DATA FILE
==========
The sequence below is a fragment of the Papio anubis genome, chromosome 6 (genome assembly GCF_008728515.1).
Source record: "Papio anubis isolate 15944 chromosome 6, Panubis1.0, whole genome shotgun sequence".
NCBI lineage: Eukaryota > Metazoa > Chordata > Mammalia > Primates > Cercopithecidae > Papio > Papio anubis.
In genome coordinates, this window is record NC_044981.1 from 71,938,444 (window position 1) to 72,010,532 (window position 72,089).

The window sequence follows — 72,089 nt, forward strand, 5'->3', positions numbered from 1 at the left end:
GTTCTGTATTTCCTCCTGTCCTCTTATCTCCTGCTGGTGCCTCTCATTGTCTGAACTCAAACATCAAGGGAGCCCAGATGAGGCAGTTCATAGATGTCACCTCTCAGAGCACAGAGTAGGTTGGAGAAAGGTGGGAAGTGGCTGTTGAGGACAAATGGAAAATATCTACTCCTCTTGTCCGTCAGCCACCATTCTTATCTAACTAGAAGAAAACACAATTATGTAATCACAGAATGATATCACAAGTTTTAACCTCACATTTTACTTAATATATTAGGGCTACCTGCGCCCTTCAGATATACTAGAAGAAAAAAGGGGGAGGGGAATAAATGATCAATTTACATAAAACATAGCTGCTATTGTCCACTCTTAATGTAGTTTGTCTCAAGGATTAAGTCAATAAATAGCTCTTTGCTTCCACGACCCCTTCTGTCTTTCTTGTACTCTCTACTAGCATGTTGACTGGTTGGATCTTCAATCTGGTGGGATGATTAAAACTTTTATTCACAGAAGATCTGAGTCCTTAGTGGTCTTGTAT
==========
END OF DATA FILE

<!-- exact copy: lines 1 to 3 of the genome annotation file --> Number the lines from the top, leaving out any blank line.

The sequence below is a fragment of the Papio anubis genome, chromosome 6 (genome assembly GCF_008728515.1).
Source record: "Papio anubis isolate 15944 chromosome 6, Panubis1.0, whole genome shotgun sequence".
NCBI lineage: Eukaryota > Metazoa > Chordata > Mammalia > Primates > Cercopithecidae > Papio > Papio anubis.